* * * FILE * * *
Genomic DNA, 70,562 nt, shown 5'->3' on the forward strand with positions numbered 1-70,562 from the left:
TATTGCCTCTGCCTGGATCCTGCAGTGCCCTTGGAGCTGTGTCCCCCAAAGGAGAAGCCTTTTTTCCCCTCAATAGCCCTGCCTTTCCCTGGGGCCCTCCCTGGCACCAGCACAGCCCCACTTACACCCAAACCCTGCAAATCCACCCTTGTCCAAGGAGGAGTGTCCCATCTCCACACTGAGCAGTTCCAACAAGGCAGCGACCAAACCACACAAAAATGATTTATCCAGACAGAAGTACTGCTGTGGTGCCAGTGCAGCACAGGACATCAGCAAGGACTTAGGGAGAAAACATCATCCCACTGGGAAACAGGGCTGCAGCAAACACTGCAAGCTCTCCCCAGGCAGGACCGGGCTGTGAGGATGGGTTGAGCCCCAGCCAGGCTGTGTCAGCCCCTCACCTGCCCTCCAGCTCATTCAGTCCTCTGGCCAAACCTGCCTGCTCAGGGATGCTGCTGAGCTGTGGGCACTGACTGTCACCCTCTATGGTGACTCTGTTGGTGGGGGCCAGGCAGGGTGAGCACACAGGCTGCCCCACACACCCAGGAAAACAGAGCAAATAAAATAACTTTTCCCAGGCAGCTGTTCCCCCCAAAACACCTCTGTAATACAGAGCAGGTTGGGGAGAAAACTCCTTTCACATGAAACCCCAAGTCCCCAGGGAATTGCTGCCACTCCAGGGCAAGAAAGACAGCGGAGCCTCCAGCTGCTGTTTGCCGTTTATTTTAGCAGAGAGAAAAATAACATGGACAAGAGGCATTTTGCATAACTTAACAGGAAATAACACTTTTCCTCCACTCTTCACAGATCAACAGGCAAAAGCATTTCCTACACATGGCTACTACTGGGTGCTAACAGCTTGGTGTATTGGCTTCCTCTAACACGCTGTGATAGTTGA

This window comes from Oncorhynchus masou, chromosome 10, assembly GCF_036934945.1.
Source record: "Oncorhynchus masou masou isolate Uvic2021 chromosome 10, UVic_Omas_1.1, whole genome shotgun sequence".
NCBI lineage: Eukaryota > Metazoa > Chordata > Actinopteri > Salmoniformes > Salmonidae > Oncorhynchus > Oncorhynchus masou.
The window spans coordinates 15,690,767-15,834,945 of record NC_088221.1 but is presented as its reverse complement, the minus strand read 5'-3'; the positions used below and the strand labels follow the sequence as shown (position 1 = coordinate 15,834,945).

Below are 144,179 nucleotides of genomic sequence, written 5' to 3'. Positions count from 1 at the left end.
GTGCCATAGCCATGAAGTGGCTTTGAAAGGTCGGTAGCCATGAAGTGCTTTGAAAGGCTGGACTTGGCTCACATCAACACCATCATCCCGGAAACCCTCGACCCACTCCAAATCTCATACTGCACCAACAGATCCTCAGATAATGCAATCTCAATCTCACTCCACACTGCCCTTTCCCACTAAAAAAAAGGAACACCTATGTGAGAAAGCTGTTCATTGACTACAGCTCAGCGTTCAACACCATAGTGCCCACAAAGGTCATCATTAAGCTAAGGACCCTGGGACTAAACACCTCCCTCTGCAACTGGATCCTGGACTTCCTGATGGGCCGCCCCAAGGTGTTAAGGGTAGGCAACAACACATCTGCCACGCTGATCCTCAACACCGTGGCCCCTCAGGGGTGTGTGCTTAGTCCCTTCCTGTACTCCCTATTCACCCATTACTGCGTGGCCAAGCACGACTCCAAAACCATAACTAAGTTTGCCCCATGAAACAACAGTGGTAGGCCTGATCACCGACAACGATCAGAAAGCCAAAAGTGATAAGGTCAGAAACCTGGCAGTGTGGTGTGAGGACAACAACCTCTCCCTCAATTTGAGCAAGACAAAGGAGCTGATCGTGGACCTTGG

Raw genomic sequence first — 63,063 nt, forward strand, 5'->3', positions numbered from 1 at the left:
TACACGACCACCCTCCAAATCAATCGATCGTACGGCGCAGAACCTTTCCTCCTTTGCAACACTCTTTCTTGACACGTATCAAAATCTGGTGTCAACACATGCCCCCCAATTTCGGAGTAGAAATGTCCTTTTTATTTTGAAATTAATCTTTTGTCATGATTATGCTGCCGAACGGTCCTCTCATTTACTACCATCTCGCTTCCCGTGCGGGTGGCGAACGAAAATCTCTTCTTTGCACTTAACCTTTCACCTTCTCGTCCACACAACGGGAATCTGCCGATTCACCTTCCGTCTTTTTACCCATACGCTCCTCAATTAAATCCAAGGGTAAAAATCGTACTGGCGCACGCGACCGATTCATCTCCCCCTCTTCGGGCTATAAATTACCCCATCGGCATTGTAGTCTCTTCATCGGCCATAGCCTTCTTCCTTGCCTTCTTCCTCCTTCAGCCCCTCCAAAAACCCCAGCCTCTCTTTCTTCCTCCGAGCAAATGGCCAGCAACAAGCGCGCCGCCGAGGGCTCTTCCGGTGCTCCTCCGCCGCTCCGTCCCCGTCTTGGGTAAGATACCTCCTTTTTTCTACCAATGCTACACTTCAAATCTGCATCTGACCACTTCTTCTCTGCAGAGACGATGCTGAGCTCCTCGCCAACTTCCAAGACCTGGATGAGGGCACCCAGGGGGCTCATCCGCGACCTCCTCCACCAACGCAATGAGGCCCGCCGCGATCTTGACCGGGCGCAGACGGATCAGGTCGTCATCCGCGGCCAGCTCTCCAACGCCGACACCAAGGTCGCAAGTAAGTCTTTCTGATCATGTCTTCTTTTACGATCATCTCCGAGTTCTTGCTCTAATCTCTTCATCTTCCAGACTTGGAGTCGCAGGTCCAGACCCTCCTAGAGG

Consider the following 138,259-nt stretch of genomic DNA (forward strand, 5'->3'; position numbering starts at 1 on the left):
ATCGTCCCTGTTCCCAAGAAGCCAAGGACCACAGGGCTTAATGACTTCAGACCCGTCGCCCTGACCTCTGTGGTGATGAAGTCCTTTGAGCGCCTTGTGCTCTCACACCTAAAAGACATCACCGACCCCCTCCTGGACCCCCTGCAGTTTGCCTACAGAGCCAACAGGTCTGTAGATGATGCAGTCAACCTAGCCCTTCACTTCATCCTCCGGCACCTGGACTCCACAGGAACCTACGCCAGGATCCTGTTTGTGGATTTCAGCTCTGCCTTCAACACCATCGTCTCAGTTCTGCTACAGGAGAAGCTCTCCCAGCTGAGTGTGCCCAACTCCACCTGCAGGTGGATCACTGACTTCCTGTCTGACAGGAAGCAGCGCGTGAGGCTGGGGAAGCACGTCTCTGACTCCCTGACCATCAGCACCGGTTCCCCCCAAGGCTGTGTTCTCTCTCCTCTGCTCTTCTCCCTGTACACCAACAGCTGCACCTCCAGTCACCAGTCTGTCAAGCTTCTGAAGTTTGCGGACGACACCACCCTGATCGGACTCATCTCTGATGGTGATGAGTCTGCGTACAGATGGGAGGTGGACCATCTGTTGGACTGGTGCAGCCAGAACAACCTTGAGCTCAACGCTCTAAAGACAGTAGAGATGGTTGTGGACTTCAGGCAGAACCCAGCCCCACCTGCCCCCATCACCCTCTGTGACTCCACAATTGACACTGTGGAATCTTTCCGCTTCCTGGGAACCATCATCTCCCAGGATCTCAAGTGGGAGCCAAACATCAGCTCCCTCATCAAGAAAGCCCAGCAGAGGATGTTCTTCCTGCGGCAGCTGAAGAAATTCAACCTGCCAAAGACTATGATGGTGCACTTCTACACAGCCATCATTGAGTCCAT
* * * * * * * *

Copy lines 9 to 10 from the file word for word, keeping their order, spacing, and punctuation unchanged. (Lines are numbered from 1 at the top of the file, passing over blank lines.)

Raw genomic sequence first — 63,063 nt, forward strand, 5'->3', positions numbered from 1 at the left:
TACACGACCACCCTCCAAATCAATCGATCGTACGGCGCAGAACCTTTCCTCCTTTGCAACACTCTTTCTTGACACGTATCAAAATCTGGTGTCAACACATGCCCCCCAATTTCGGAGTAGAAATGTCCTTTTTATTTTGAAATTAATCTTTTGTCATGATTATGCTGCCGAACGGTCCTCTCATTTACTACCATCTCGCTTCCCGTGCGGGTGGCGAACGAAAATCTCTTCTTTGCACTTAACCTTTCACCTTCTCGTCCACACAACGGGAATCTGCCGATTCACCTTCCGTCTTTTTACCCATACGCTCCTCAATTAAATCCAAGGGTAAAAATCGTACTGGCGCACGCGACCGATTCATCTCCCCCTCTTCGGGCTATAAATTACCCCATCGGCATTGTAGTCTCTTCATCGGCCATAGCCTTCTTCCTTGCCTTCTTCCTCCTTCAGCCCCTCCAAAAACCCCAGCCTCTCTTTCTTCCTCCGAGCAAATGGCCAGCAACAAGCGCGCCGCCGAGGGCTCTTCCGGTGCTCCTCCGCCGCTCCGTCCCCGTCTTGGGTAAGATACCTCCTTTTTTCTACCAATGCTACACTTCAAATCTGCATCTGACCACTTCTTCTCTGCAGAGACGATGCTGAGCTCCTCGCCAACTTCCAAGACCTGGATGAGGGCACCCAGGGGGCTCATCCGCGACCTCCTCCACCAACGCAATGAGGCCCGCCGCGATCTTGACCGGGCGCAGACGGATCAGGTCGTCATCCGCGGCCAGCTCTCCAACGCCGACACCAAGGTCGCAAGTAAGTCTTTCTGATCATGTCTTCTTTTACGATCATCTCCGAGTTCTTGCTCTAATCTCTTCATCTTCCAGACTTGGAGTCGCAGGTCCAGACCCTCCTAGAGG